The true focus of the movie is Salvador Dali’s unorthodox union with Barbara Sukowa’s Gala, a lady who laid the groundwork for his profession while bringing a bevvy of attractive boys into their household.
Daliland Movie Review
Ben Kingsley plays the titular Surrealist with restraint and dignity in Mary Harron’s Dalland, a portrait of art-world celebrity indulgence as seen by a youngster who still has some illusions to dispel, while subtly pointing the camera in the direction of his complex wife/muse Gala, a role that Barbara Sukowa more than merits the film’s attention. Ezra Miller, who briefly portrays the artist as a young man, will be the subject of much discussion before the film’s premiere, but that choice of casting is excellent, and the film should be evaluated separately from that particular tabloid saga as enjoyable and enlightening, if somewhat formulaic in its plot.
It’s appropriate that our 1974 introduction to Salvador Dali is through the eyes of James (Christopher Briney), a new employee at the New York gallery handling Dal’s work, at a party because public life was almost as inextricably linked to Dali’s art as it was to Andy Warhol’s (an earlier subject of Harron’s, in 1996’s I Shot Andy Warhol): A sumptuous party was hosted in the afternoon in the suite at the St. Regis Hotel where the Spanish artist had spent the previous 20 winters. Alice Cooper, one of the most notorious celebrities at the time, seldom makes a scene among the hangers-on and attractive would-be muses. He is there because he is of interest to Dal, like everyone else.
or his spouse’s. James was dispatched here by Dal’s gallery owner Christoffe (Alexander Beyer) with instructions to bring Gala Dal a briefcase full of cash and to anticipate that she would also demand other items. She added attractive boys to the couple’s entourage as freely as he added women, and unlike the allegedly celibate Salvador, she actually had affairs with them. She was described as having “the libido of an electric eel.” James has been warned to turn down her advances without offending her, but James will find it easier than usual because Gala has already given her body and heart to Jesus—specifically, to newcomer Jeff Fenholt, played by Zachary Nachbar-Seckel, who is currently portraying the Messiah in Jesus Christ Superstar.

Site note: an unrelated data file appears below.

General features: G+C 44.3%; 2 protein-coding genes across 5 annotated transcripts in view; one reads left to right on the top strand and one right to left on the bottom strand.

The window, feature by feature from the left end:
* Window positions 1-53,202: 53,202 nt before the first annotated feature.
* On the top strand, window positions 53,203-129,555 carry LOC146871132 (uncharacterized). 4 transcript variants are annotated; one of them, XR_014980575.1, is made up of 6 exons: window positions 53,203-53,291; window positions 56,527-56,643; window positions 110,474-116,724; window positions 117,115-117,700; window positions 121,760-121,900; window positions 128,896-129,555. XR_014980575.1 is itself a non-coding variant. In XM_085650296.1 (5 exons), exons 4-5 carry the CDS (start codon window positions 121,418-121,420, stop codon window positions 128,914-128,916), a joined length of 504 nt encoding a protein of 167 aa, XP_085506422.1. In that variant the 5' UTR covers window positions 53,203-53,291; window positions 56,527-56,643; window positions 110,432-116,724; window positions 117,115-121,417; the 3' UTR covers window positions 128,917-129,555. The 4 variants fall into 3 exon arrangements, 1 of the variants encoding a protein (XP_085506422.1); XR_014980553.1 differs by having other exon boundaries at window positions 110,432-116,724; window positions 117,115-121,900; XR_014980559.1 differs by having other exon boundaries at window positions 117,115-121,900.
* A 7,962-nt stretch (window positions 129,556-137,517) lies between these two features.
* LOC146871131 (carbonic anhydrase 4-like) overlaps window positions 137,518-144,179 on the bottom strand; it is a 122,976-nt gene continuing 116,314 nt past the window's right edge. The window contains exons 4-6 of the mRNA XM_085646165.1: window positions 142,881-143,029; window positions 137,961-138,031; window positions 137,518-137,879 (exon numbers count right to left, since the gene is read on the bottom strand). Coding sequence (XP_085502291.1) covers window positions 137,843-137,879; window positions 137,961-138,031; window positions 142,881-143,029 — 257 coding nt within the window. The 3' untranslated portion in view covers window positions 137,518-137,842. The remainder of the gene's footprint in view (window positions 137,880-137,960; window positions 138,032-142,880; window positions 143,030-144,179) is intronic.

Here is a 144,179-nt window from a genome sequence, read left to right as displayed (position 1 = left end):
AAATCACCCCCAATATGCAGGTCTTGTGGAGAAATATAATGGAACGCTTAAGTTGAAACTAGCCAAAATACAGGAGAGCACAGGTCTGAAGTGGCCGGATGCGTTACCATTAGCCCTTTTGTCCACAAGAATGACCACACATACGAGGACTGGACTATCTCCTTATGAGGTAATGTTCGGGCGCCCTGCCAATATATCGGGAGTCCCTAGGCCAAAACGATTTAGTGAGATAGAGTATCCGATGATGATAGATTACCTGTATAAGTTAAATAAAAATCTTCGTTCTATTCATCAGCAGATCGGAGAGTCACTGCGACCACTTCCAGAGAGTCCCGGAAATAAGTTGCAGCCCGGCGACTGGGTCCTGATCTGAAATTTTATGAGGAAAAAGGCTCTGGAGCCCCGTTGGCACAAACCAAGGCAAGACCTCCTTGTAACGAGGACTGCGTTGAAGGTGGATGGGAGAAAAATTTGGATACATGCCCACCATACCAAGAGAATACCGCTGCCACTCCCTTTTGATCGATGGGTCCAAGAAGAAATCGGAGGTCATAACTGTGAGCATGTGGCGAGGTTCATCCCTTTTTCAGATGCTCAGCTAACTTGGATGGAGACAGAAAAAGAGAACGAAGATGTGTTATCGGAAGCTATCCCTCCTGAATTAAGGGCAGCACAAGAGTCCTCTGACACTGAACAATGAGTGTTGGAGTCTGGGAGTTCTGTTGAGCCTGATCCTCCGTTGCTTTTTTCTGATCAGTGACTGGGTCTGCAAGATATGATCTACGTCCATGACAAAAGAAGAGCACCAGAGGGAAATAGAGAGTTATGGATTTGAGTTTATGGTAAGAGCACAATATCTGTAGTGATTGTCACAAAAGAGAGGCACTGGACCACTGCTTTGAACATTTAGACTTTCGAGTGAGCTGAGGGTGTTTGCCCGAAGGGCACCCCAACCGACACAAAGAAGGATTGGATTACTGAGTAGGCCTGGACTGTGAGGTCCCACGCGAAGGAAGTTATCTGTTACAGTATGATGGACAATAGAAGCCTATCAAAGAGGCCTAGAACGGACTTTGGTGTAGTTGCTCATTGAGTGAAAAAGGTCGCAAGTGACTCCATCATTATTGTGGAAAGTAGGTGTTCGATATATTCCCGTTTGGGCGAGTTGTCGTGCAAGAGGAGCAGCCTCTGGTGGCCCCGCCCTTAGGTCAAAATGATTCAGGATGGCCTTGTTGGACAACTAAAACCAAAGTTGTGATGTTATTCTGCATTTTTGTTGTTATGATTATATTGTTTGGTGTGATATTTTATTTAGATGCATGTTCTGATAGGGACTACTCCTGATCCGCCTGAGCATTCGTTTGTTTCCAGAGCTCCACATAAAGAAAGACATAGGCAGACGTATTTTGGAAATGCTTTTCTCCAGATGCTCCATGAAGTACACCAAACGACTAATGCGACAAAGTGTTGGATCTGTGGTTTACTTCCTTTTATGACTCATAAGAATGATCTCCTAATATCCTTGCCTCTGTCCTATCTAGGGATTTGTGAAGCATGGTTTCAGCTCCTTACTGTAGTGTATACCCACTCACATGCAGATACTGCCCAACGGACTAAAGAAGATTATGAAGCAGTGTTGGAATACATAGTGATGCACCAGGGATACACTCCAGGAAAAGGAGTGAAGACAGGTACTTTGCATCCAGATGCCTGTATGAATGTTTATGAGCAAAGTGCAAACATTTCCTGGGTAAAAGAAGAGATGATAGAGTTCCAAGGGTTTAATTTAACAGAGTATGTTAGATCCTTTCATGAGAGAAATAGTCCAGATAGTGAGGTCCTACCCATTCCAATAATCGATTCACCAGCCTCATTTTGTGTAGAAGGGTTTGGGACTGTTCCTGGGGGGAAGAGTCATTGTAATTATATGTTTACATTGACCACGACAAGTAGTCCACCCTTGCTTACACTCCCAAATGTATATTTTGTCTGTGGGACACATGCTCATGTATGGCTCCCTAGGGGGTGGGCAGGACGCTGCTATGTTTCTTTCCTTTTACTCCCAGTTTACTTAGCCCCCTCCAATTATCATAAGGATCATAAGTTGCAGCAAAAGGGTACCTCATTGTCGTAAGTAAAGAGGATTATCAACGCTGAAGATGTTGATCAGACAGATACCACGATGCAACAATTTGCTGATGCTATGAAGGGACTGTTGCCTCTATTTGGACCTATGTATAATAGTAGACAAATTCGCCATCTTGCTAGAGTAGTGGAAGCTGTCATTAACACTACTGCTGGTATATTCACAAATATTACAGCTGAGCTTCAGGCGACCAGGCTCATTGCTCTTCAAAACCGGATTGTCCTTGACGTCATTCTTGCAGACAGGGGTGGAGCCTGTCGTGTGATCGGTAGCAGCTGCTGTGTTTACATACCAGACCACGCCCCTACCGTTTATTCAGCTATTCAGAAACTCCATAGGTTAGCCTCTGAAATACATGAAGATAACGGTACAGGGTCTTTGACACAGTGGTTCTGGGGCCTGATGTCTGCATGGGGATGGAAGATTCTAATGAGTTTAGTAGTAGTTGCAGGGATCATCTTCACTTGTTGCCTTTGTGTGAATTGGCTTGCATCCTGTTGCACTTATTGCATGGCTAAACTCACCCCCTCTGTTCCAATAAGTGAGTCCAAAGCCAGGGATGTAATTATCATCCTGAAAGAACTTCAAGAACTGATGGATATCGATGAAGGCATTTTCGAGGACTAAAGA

Clueless Jeff serves as comic relief and a source of social intrigue, but his presence also allows Harron and screenwriter John C. Walsh to discuss the creative and business collaboration between the Dals. Gala did the arduous task of locating consumers while Salvador painted throughout their formative years. She encouraged him but did not share in his success, particularly after Hollywood embraced him and (she believes) mockingly questioned why he was married to an elderly woman.
[8:38 AM, 9/18/2022] Sambit: She now has Jeff to nurture as another budding artist, although one whose brilliance she can only see. Even while her current preoccupation may seem ludicrous, the movie takes her hurt pride and her underappreciated contribution to the art star’s success very seriously.